NEW YORK ( TheStreet) -- Sen. Chris Dodd would like to streamline banking regulation. Good luck.

Under a 1,136-page proposal outlined on Tuesday, the Connecticut Democrat would strip the Federal Reserve of its supervisory power over banks. The Fed's ability to issue emergency loans, as it did for the rescue of American International Group ( AIG) would also be erased.

The Fed would instead focus on its primary job all along: Adjusting interest rates to promote sensible economic growth.
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Banks would be overseen by a newly created Financial Institutions Regulatory Administration, or FIRA. The Federal Deposit Insurance Corp. would be charged with handling -- and, if need be, dismantling -- firms deemed "too big to fail." A Consumer Financial Protection Agency would do what its name implies, and an Agency for Financial Stability would be broadly responsible for monitoring systemic risk. The Fed chairman would hold a seat on its board, along with eight other appointees.

The idea of restructuring the regulatory powers that be in such a manner has been floated by policy wonks since the start of the financial crisis. However, the Fed's future power -- or lack thereof -- has been a hotly debated issue.

One camp believes the central bank failed to adequately monitor risk. Therefore, those powers ought to be doled out across a committee of agencies in order to ensure adequate checks and balances. Others say the institution needs reform, but that having political appointees make decisions about financial stability would set up a situation far more toxic than TARP.

"ABA supports comprehensive reform, but not this reform," says Edward Yingling, president and CEO of the American Bankers Association.

According to Yingling -- whose group represents all of the major financial firms, including Bank of America ( BAC), JPMorgan Chase ( JPM), Wells Fargo ( WFC), Citigroup ( C), Goldman Sachs ( GS), and Morgan Stanley ( MS) -- the proposed reform would create additional conflicts between state and federal regulators, unnecessarily increase the cost of doing business and restrict available credit for consumers and businesses in need of loans. The ABA would prefer to add a systemic risk regulator, come up with a solution for "too big to fail" entities, and strengthen consumer protection measures within the existing framework.

The bank lobby also points out, importantly, that while the Dodd plan would perhaps simplify federal banking oversight, it wouldn't address the issue of conflict between state and federal banking authorities. It may add confusion from a banker's point of view, but it also leaves opportunity for banks to go "regulator shopping" for the agency most friendly to their goals.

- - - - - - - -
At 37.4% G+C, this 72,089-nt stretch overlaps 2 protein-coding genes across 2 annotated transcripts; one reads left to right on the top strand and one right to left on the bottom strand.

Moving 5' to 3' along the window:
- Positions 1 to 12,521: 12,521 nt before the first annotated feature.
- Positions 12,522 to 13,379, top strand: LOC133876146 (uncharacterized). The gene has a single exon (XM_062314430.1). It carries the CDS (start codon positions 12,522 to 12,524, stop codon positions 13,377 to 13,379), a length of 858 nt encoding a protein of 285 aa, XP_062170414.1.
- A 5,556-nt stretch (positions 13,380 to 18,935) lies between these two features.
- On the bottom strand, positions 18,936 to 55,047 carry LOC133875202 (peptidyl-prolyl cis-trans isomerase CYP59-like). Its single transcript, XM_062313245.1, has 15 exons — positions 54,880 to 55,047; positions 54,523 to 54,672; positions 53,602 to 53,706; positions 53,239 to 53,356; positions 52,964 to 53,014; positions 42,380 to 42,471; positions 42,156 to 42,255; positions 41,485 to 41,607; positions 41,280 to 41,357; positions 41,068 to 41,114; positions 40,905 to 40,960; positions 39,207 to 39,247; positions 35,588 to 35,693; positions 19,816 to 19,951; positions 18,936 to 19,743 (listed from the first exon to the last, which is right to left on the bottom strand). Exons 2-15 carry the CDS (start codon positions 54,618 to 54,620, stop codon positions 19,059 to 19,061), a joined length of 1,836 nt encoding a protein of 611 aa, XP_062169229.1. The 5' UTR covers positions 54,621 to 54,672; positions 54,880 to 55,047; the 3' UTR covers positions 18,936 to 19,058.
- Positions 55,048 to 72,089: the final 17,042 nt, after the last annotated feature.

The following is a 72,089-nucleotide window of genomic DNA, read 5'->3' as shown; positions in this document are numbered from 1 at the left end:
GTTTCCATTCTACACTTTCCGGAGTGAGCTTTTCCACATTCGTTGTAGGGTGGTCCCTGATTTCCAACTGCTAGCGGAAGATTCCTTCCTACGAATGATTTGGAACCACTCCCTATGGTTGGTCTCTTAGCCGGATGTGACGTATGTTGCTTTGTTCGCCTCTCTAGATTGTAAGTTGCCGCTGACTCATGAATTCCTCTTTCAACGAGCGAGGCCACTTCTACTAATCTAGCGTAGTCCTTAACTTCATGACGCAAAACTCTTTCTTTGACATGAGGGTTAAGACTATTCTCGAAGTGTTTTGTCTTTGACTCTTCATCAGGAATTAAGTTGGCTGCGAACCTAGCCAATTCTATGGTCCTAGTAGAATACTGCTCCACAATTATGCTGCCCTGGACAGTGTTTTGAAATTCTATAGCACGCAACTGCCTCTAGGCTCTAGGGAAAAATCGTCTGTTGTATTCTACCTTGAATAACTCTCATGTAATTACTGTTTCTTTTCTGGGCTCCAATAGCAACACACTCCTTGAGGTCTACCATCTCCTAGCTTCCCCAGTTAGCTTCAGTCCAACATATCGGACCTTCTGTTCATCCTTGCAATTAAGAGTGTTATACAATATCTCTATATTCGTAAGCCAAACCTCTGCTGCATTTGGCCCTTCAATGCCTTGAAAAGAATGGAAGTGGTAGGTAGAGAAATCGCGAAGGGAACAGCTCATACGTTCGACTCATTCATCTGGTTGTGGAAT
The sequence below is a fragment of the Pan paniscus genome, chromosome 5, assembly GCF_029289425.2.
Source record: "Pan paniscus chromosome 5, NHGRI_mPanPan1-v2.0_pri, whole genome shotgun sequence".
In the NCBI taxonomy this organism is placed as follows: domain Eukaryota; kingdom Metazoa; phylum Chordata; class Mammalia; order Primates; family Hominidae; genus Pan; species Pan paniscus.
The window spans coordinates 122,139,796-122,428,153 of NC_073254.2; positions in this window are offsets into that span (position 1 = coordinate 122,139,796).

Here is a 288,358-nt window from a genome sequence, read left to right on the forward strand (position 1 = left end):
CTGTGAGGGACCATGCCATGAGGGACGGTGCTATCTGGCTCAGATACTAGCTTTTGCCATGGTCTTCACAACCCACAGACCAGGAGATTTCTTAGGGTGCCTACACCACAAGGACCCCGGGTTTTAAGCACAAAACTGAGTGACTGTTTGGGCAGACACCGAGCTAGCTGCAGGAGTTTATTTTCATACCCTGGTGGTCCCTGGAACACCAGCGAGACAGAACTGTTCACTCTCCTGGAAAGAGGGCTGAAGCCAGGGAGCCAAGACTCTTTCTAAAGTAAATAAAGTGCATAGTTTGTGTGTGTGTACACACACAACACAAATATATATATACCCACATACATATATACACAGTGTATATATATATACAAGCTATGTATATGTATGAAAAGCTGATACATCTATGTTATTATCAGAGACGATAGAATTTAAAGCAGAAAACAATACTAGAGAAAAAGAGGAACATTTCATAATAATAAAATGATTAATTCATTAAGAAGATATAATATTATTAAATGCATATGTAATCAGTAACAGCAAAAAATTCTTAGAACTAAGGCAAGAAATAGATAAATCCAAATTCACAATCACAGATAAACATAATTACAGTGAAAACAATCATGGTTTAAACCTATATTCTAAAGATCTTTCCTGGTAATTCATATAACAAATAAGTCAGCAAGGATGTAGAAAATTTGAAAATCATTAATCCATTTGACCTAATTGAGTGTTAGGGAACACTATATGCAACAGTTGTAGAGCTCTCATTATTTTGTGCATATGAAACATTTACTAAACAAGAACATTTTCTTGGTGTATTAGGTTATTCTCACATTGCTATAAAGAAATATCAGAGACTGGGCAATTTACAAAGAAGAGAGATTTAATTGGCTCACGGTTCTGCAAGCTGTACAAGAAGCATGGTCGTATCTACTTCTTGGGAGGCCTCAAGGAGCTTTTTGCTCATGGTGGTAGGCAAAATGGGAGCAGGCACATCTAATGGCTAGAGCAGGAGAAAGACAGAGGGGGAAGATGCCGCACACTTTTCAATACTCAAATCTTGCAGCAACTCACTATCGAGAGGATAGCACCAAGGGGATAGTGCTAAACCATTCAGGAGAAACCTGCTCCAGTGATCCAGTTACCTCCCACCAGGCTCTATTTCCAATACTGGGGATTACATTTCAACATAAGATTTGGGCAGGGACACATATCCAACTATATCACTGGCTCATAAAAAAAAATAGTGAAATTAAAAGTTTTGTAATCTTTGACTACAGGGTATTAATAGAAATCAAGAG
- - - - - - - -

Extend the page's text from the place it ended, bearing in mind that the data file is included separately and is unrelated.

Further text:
"It doesn't eliminate regulatory arbitrage -- let's be realistic about that," says Kevin Petrasic, a lawyer for financial companies at the law firm Paul Hastings, and former special counsel at the Office of Thrift Supervision.

The OTS, along with the Office of the Comptroller of the Currency, would be rolled into FIRA. The federal regulator would also usurp the supervisory powers of the Fed and the FDIC, though the FDIC would still operate as an insurance fund for state-chartered banks.

In response to criticism of Dodd's proposal, consumer advocates have dug in their heels for a fight: "We intend to ... strengthen lawmakers' bills and fend off pernicious special interest amendments to weaken or delay final passage," said Ed Mierzwinski, director of consumer programs at U.S. PIRG, the federation of state Public Interest Research Groups.

Given the rhetoric of Fed Chairman Ben Bernanke's recent congressional testimony, and the hue and cry from conservatives like Sen. Jim DeMint (R., S.C.) and Rep. Ron Paul (R., Texas) who have proposed launching an examination of the Fed's financial activities, advocates of the central bank's purported political independence will have a tough time. After all, Fed chairpersons are elected by the president, and if former Fed Chairman Alan Greenspan is any example, that independence and perceived infallibility can be dangerous.

Paul calls the notion of political independence a "facade," noting that chairmen must set up alliances with presidents in order to re-appointed: "There is a lot political shenanigans going on with the Fed already."

Petrasic agrees that the Fed is "politically sensitive" already, but says its thin layer of independent sheen was enough to prevent a major financial catastrophe during the crisis.

"Imagine a year ago that the Fed chairman and Treasury secretary had to get a sign off from the House and Senate to implement all these crisis programs?" Petrasic asks rhetorically. "It never would have happened. Things would have been far worse."

Before Dodd's bill can go anywhere, he will have to negotiate with House Financial Services Committee Chairman Barney Frank (D., Mass.) and the Obama administration, whose competing proposals would expand the Fed's power, rather than constrict it. The House and executive branch appear to be focused on what's politically feasible, to make some meaningful reforms as quickly as possible. Dodd, on the other hand, is working from the other end of the spectrum - what the senator considers the ideal reform - and hoping that the two will meet somewhere in the middle.

"This is a thorough and carefully constructed plan," Dodd said on Tuesday. "It will promote innovation and job creation while protecting consumers and our economy as a whole from another crisis like the one we are now in. I look forward to the continued input and cooperation of my colleagues from both sides of the aisle."

As the political wrangling proceeds, Bernanke awaits confirmation for his second term.

-- Written by Lauren Tara LaCapra in New York